New Report Explores Vaccine Hesitancy and Acceptance Among Parents

The latest survey from The COVID States Project, a joint project of Rutgers, Northeastern, Harvard and Northwestern universities examined parents’ attitudes and beliefs regarding COVID-19 vaccines.

The researchers surveyed 19,789 people across all 50 states plus the District of Columbia between Feb. 5 and March 1, 2021. Among the findings:

  • Parents are more vaccine hesitant and resistant than non-parents (in terms of willingness to vaccinate themselves) across all socioeconomic and demographic groups compared. This pattern is largely driven by younger mothers, who are far more vaccine resistant than younger women who are not mothers. Older parents and fathers show little difference from their non-parent peers.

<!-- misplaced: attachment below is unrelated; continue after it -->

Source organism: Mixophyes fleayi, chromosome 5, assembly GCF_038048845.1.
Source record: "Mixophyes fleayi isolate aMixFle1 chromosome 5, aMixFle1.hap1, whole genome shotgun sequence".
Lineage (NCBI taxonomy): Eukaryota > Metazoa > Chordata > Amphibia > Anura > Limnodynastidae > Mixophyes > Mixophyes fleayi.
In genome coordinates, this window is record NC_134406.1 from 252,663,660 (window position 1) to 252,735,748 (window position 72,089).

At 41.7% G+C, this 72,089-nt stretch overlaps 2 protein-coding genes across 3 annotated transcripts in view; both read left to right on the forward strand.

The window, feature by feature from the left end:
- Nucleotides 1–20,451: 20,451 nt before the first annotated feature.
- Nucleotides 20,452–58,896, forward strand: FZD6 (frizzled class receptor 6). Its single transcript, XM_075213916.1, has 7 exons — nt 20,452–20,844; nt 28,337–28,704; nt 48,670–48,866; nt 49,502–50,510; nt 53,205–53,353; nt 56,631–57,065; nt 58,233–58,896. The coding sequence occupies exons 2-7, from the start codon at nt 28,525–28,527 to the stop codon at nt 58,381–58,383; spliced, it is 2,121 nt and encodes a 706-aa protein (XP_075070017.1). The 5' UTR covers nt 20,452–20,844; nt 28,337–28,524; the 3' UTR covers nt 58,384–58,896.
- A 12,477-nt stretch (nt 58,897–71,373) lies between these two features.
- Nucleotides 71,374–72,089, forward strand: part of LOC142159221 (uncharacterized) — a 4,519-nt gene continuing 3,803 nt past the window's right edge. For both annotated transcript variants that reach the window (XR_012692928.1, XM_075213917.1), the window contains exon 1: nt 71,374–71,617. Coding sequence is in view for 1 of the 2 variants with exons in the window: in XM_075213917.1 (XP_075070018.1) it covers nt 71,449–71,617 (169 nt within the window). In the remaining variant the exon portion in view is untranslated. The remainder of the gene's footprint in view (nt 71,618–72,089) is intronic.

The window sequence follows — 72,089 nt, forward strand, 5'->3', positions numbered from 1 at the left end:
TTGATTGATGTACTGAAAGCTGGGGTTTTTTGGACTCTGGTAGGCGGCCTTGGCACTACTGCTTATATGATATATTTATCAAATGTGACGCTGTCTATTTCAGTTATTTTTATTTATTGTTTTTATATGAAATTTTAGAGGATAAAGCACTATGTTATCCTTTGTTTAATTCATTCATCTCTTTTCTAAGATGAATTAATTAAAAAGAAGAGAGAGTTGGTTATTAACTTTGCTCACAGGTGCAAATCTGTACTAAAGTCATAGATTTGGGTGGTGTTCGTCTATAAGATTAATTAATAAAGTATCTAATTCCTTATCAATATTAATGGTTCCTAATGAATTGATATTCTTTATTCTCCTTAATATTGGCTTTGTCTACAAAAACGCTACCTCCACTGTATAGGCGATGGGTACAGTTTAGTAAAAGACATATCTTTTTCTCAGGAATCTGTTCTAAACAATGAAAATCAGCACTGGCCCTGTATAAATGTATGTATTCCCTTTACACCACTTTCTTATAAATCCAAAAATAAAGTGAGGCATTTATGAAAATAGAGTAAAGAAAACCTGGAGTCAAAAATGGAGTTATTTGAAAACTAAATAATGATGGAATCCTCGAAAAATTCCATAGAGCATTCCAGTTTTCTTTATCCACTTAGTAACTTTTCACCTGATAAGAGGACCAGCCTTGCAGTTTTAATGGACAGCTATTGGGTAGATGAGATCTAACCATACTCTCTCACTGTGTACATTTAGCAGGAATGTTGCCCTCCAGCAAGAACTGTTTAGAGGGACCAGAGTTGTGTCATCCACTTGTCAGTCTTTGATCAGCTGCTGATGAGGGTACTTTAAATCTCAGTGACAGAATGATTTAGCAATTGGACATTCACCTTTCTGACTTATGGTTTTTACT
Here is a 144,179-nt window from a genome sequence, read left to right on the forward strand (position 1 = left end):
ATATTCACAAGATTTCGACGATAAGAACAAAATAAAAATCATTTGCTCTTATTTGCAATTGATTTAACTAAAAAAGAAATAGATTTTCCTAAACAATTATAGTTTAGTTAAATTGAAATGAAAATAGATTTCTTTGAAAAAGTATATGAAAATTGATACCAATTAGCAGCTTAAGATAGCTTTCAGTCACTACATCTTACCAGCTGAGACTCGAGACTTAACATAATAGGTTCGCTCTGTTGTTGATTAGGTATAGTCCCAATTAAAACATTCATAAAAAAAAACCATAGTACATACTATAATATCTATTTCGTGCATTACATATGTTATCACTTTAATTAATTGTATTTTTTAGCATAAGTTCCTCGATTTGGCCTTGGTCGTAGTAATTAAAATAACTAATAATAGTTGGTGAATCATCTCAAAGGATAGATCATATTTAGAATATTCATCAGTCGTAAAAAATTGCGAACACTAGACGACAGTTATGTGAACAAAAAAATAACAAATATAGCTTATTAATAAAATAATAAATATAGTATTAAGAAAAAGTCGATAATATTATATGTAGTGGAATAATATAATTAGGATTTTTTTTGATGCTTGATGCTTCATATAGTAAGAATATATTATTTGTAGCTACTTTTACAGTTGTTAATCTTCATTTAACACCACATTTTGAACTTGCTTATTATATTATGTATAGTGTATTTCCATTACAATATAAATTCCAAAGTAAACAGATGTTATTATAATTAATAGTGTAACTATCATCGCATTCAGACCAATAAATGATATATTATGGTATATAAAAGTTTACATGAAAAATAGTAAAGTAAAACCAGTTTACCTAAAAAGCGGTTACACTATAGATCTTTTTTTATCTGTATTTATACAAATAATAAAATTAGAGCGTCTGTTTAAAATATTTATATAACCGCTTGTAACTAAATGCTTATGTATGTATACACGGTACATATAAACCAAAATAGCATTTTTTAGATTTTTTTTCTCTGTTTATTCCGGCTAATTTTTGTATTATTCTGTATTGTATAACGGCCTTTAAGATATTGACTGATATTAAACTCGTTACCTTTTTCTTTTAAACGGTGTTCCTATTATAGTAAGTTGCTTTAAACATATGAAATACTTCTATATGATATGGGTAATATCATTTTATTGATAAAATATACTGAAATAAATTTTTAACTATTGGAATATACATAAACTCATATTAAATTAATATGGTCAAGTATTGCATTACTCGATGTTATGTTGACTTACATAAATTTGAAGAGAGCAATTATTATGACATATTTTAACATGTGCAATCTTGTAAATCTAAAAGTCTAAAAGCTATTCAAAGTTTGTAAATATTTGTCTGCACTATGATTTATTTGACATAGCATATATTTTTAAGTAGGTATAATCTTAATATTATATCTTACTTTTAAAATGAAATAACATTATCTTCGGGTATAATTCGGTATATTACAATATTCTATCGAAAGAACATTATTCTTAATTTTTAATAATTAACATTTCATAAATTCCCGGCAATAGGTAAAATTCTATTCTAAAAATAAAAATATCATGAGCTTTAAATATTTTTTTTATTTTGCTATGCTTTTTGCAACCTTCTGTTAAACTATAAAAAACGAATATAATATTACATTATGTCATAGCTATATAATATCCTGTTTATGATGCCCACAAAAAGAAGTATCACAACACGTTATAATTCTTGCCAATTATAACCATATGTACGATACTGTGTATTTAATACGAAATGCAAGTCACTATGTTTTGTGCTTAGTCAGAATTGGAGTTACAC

• Parents’ willingness to vaccinate their children closely matches their willingness to get vaccinated themselves. Mothers are far more reluctant than fathers to do both.
  • Parents without a four-year college degree are far more likely to be vaccine hesitant and resistant than their counterparts with a four-year college degree or higher. Among the more highly educated, parents and non-parents hold similar views.
  • Parents who earn less than $75,000 per year are far more reluctant to get vaccinated than their non-parent counterparts.
  • The gap is far smaller in households earning more than $75,000 per year.
  • Parents of all races are more reluctant than non-parents to get vaccinated themselves, but this gap is largest among African American parents, nearly 75 percent of whom are vaccine hesitant or resistant.
  • Similar gaps exist between parents and non-parents across party and regional lines, and between urban, suburban and rural residents.

To view the full report and findings, click here.

Source: Rutgers University-New Brunswick


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